ISSN (Print) - 0012-9976 | ISSN (Online) - 2349-8846

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Assessing Marine Plastic Pollution in India

The rampant use of plastics in India and inefficient waste management practices have led to plastic waste being either piled up on dumpsites or finding their way into the open sea, contributing to the global problem of marine plastic pollution. Marine plastic pollution is a threat to the well-being of marine creatures and humans, and there are heavy economic costs as well. Providing a picture of the situation along India’s coast, this study points to the dire consequences in store if no or limited action is taken.

This study was facilitated by the Mangroves for the Future, International Union for Conservation of Nature, India country offi ce, New Delhi. The IUCN facilitated travel, provided research assistance, and arranged stakeholder meetings. The views expressed are those of the authors, not of IUCN India.

The seriousness of plastic pollution in India was evident when the country celebrated the United Nations (UN) Environment Day 2018 with the theme “Beat Plastic Pollution.” Plastics are omnipresent in our daily life; in almost everything we produce and consume. While human existence has become inseparable from plastic in modern times, the lack of a sustainable disposal mechanism for plastic waste has resulted in it piling up in many parts of the world, including the oceans, and assuming the magnitude of a global threat (Borrelle et al 2017).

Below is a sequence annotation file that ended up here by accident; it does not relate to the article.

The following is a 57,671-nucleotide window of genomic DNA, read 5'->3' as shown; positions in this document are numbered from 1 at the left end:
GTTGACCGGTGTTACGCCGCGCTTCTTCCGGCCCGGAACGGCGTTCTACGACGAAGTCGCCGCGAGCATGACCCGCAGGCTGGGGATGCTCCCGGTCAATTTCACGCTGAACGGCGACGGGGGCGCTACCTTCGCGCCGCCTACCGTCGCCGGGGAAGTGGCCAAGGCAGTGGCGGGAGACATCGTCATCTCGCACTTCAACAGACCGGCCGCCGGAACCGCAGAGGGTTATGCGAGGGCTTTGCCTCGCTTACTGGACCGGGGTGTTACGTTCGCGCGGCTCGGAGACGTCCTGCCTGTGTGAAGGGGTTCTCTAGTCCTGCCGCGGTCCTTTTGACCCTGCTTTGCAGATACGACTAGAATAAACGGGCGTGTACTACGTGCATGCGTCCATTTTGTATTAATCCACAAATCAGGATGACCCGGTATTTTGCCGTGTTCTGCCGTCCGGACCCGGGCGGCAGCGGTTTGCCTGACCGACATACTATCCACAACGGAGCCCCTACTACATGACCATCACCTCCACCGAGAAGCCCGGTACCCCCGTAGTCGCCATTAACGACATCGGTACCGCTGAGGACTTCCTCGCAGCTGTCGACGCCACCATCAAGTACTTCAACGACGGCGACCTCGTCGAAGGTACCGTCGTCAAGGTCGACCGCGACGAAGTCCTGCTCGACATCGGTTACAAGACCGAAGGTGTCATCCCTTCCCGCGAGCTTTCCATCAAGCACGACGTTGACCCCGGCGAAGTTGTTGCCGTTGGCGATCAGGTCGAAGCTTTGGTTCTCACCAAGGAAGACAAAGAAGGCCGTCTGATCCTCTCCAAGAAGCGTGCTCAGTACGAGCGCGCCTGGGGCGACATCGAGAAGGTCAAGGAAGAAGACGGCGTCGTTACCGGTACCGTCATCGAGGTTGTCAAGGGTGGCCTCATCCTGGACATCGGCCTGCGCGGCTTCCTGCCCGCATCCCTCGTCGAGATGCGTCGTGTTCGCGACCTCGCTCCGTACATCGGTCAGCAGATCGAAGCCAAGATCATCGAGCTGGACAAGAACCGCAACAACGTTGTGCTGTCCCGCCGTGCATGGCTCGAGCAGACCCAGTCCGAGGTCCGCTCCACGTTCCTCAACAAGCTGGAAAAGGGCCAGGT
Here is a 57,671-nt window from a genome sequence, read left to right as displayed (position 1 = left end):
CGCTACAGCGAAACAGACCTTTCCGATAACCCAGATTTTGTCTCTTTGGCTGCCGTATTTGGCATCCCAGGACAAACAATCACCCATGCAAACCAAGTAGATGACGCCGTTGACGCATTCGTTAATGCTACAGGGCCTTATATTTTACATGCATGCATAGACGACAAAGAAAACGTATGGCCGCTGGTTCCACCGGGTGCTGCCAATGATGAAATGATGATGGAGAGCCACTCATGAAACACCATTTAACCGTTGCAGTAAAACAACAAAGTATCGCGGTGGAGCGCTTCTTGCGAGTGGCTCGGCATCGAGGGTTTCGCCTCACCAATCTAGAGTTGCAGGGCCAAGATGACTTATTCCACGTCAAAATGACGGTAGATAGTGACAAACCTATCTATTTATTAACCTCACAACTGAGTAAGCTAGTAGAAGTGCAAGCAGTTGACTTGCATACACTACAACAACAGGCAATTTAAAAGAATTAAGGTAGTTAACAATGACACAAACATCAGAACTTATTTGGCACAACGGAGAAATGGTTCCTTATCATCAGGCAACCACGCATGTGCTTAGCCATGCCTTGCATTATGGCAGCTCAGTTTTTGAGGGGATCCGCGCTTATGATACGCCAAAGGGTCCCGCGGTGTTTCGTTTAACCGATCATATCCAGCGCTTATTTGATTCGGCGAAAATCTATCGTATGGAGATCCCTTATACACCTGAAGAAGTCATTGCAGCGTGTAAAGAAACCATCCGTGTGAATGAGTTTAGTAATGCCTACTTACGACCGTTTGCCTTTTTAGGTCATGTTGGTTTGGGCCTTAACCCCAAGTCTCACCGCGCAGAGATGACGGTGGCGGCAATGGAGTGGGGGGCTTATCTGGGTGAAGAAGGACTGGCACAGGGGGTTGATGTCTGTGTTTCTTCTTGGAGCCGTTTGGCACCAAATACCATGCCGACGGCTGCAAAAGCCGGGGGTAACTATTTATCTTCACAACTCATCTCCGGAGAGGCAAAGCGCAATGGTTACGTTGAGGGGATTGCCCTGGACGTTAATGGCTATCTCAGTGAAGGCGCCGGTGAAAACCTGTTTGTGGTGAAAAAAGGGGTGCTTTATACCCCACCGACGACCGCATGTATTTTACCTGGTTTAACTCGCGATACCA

Marine plastic pollution is on the rise, both in developed and developing countries (Jambeck et al 2015; Kaladharan et al 2017; Kirkley and McConnell 1997). Approximately 5.25 trillion plastic pieces (including a huge amount of microplastics) are estimated to be floating in the world’s oceans, weighing more than 2,50,000 tonnes (Eriksen et al 2014). Marine debris originates mostly from land sources (80%) such as municipal and industrial waste dumped into the sea and from littering by tourists in coastal areas. But some come from the marine environment itself—waste disposed from ships and boats, and lost or discarded fishing gear (Lee 2015; Katsanevakis 2011). In 2010, 275 million metric tonnes (MMT) of plastic waste were generated in 192 coastal countries, according to Jambeck et al (2015). Of this, 4.8 MMT to 12.7 MMT ended up in the oceans. Boucher and Friot (2017) hold that more than 300 million tonnes of plastic are produced globally every year and around 8 million tonnes of it go into the oceans as plastic waste.

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Updated On : 26th Feb, 2022
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